The cheapest large-cap oil and gas company in the world is trading at a 2014 P/E of 3.2 and EV/EBITDA of 2.4, implying 64% and 46% discounts to emerging markets peers. The company trades at a 2015E P/E and EV/EBITDA of 3.0 and 2.2 respectively; a 34% discount to its three-year historic average EV/EBITDA multiple and 19% discount to the three-year average P/E multiple.
Compared to O&G peers on its domestic market, this company trades at a 40% discount on 2015E EV/EBITDA and a 47% discount on 2015E P/E. Compared to international oil majors, this large-cap trades at a 39% discount on 2015E EV/EBITDA, and 2015E P/E shows a 70% discount.
Relative to emerging market peers, this company trades at an average discount on 2015E EV/EBITDA of 44%, and discount on 2015E P/E of 63%. Perhaps its closest EM peer is PetroChina (PTR). Relative to PetroChina, the listed arm of CNPC, we see a 70% discount on 2015E P/E and a 50% discount on 2015E EV/EBITDA.
This large-cap and other DM peers do typically trade at higher discounts on EV/production and EV/reserves operating multiples versus international peers, mostly due to their higher R/P ratios and differences in tax systems.
Until 2011 this company was the most profitable company in the world, dropping to third place for the last two years. Total 2013 net income of approximately $37.5 billion puts this company only behind ExxonMobil (XOM) and Apple (AAPL) in terms of all-out profitability. It is the biggest company in Russia and one of the largest in the world; Open Joint Stock Company Gazprom (OTCPK:OGZPY).
Based in Moscow in the Russian Federation, Gazprom, which was founded in 1993, has quickly become the world's top gas producer. Its major business lines being geological exploration, production, transportation, storage, processing and sales of gas, gas condensate and oil, sales of gas as a vehicle fuel as well as generation and marketing of heat and electric power.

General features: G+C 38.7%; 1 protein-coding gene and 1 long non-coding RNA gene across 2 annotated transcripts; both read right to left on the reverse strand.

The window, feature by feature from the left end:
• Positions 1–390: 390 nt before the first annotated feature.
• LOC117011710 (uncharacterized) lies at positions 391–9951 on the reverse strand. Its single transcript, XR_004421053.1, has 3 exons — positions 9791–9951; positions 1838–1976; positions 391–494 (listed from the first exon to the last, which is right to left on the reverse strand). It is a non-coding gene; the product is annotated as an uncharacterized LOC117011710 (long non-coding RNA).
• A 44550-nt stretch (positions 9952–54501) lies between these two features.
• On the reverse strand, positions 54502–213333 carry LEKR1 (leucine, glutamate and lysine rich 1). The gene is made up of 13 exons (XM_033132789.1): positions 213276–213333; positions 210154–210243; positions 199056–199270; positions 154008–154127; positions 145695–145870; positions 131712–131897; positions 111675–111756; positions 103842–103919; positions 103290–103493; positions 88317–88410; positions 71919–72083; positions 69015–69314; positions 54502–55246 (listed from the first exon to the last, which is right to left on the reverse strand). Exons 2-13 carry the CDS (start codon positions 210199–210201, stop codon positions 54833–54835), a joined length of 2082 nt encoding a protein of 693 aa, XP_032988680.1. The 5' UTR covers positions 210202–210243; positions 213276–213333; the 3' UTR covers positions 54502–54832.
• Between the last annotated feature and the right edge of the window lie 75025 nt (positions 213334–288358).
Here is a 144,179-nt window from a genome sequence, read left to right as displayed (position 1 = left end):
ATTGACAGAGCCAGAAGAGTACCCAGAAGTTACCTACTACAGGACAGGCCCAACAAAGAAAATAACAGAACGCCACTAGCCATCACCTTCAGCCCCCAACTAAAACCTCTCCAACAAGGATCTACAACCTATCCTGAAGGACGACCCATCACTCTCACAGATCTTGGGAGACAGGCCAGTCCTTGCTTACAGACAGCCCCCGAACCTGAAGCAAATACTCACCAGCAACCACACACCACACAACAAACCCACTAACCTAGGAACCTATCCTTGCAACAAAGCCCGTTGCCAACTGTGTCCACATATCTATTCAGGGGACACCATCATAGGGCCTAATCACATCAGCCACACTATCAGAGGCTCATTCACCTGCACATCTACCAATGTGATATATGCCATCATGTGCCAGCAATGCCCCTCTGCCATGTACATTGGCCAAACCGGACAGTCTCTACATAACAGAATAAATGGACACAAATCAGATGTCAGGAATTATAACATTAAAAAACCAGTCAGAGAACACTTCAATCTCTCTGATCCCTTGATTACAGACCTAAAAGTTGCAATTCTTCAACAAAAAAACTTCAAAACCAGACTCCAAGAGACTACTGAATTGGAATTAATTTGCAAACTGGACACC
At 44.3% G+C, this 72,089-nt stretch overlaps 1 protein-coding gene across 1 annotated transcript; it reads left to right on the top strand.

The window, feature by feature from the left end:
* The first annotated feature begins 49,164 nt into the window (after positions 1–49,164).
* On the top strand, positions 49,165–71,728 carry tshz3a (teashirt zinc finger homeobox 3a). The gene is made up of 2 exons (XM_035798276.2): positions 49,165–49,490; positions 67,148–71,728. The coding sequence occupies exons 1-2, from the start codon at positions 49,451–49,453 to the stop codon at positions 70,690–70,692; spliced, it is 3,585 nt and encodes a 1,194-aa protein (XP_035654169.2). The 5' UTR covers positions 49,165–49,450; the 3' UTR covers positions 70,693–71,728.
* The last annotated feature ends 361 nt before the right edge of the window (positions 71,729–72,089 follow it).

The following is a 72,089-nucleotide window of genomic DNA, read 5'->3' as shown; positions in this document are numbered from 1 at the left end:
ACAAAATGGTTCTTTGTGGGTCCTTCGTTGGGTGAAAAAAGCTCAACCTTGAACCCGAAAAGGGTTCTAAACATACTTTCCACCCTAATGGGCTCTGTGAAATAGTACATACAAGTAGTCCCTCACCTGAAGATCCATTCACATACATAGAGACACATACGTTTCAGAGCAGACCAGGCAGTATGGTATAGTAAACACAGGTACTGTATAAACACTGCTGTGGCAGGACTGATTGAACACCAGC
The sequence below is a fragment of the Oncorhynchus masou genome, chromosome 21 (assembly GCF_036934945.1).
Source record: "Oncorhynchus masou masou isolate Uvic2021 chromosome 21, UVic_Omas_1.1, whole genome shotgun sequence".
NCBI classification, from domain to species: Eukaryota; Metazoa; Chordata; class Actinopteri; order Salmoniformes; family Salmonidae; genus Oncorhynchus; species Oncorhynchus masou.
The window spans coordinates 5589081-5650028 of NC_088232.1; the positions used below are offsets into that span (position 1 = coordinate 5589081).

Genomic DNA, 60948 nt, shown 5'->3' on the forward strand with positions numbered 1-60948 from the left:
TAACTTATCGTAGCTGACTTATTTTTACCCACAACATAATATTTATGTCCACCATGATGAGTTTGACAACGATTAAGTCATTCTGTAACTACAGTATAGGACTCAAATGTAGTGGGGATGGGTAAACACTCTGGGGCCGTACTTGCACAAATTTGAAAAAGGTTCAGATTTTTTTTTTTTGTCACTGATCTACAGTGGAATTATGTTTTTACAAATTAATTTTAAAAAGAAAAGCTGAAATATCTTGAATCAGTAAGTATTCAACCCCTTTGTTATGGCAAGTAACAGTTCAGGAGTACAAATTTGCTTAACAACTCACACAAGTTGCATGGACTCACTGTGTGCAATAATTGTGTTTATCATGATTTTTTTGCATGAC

The Company holds the world's largest natural gas reserves, its share in the global and Russian gas reserves accounts for 18% and 72% respectively, and makes up 14% and 74% of the global and Russian gas output. The firm is actively implementing large-scale projects aimed at exploiting gas resources of the Yamal Peninsula, Arctic Shelf, Eastern Siberia and the Far East, as well as exploration and production projects abroad.
OJSC Gazprom Neft (OTCQX:GZPFY) is the oil-producing arm of Gazprom. It's the fourth largest oil producer in Russia and ranked third according to refining throughput. It's a subsidiary of Gazprom, which owns 95.68% of Neft's total common shares. Other affiliated entities of Gazprom can be found here.
Gazprom Neft has been prominently in the news during the last couple of days, with first oil produced in well testing at its Badra oil field in Iraq, with planned commercial production later this year. Recently it started pilot shale oil exploration under its joint venture partnership with Royal Dutch Shell (RDS.A and RDS.B) in Siberia, drilling the first of five pilot horizontal wells this year and next year.